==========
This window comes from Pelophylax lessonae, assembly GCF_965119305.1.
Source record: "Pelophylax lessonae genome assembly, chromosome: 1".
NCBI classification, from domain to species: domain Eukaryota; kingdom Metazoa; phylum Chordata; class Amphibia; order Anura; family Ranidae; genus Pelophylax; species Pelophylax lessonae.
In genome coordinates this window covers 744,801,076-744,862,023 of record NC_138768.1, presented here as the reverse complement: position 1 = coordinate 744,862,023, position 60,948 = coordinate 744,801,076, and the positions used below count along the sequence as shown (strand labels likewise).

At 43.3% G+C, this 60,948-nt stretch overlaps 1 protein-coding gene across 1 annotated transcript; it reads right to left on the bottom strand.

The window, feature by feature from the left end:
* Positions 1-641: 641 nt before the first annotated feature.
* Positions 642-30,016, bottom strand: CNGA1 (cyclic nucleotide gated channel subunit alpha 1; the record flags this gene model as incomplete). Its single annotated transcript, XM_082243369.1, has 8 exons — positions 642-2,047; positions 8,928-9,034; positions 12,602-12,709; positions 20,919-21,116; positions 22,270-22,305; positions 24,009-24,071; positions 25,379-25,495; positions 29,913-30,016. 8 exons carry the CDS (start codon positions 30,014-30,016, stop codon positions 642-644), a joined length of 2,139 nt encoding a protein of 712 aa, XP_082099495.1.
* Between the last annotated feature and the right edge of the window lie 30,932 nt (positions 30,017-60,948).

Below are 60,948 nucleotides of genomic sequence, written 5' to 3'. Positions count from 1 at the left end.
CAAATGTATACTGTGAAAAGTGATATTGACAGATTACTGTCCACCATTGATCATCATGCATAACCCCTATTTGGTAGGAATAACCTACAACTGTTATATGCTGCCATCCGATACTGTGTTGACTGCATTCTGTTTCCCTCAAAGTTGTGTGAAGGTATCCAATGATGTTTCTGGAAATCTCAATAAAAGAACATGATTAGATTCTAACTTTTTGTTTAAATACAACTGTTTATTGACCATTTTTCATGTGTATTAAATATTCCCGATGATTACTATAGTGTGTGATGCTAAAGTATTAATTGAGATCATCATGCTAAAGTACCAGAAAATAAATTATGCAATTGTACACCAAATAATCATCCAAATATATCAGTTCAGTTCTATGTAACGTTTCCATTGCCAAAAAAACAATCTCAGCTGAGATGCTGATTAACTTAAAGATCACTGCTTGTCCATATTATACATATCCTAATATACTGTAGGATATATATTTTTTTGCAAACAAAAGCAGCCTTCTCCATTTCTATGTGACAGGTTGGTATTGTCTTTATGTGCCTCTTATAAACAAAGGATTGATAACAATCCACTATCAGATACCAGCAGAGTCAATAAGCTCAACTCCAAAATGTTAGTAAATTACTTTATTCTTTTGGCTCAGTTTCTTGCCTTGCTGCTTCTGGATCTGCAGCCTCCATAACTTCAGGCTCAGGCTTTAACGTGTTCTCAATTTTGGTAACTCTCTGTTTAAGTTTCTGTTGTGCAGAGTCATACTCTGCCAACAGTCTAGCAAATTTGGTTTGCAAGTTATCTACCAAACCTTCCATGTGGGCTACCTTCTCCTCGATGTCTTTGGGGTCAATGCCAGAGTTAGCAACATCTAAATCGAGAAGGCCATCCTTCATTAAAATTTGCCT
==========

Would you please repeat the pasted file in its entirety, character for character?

This window comes from Pelophylax lessonae, assembly GCF_965119305.1.
Source record: "Pelophylax lessonae genome assembly, chromosome: 1".
NCBI classification, from domain to species: domain Eukaryota; kingdom Metazoa; phylum Chordata; class Amphibia; order Anura; family Ranidae; genus Pelophylax; species Pelophylax lessonae.
In genome coordinates this window covers 744,801,076-744,862,023 of record NC_138768.1, presented here as the reverse complement: position 1 = coordinate 744,862,023, position 60,948 = coordinate 744,801,076, and the positions used below count along the sequence as shown (strand labels likewise).

At 43.3% G+C, this 60,948-nt stretch overlaps 1 protein-coding gene across 1 annotated transcript; it reads right to left on the bottom strand.

The window, feature by feature from the left end:
* Positions 1-641: 641 nt before the first annotated feature.
* Positions 642-30,016, bottom strand: CNGA1 (cyclic nucleotide gated channel subunit alpha 1; the record flags this gene model as incomplete). Its single annotated transcript, XM_082243369.1, has 8 exons — positions 642-2,047; positions 8,928-9,034; positions 12,602-12,709; positions 20,919-21,116; positions 22,270-22,305; positions 24,009-24,071; positions 25,379-25,495; positions 29,913-30,016. 8 exons carry the CDS (start codon positions 30,014-30,016, stop codon positions 642-644), a joined length of 2,139 nt encoding a protein of 712 aa, XP_082099495.1.
* Between the last annotated feature and the right edge of the window lie 30,932 nt (positions 30,017-60,948).

Below are 60,948 nucleotides of genomic sequence, written 5' to 3'. Positions count from 1 at the left end.
CAAATGTATACTGTGAAAAGTGATATTGACAGATTACTGTCCACCATTGATCATCATGCATAACCCCTATTTGGTAGGAATAACCTACAACTGTTATATGCTGCCATCCGATACTGTGTTGACTGCATTCTGTTTCCCTCAAAGTTGTGTGAAGGTATCCAATGATGTTTCTGGAAATCTCAATAAAAGAACATGATTAGATTCTAACTTTTTGTTTAAATACAACTGTTTATTGACCATTTTTCATGTGTATTAAATATTCCCGATGATTACTATAGTGTGTGATGCTAAAGTATTAATTGAGATCATCATGCTAAAGTACCAGAAAATAAATTATGCAATTGTACACCAAATAATCATCCAAATATATCAGTTCAGTTCTATGTAACGTTTCCATTGCCAAAAAAACAATCTCAGCTGAGATGCTGATTAACTTAAAGATCACTGCTTGTCCATATTATACATATCCTAATATACTGTAGGATATATATTTTTTTGCAAACAAAAGCAGCCTTCTCCATTTCTATGTGACAGGTTGGTATTGTCTTTATGTGCCTCTTATAAACAAAGGATTGATAACAATCCACTATCAGATACCAGCAGAGTCAATAAGCTCAACTCCAAAATGTTAGTAAATTACTTTATTCTTTTGGCTCAGTTTCTTGCCTTGCTGCTTCTGGATCTGCAGCCTCCATAACTTCAGGCTCAGGCTTTAACGTGTTCTCAATTTTGGTAACTCTCTGTTTAAGTTTCTGTTGTGCAGAGTCATACTCTGCCAACAGTCTAGCAAATTTGGTTTGCAAGTTATCTACCAAACCTTCCATGTGGGCTACCTTCTCCTCGATGTCTTTGGGGTCAATGCCAGAGTTAGCAACATCTAAATCGAGAAGGCCATCCTTCATTAAAATTTGCCT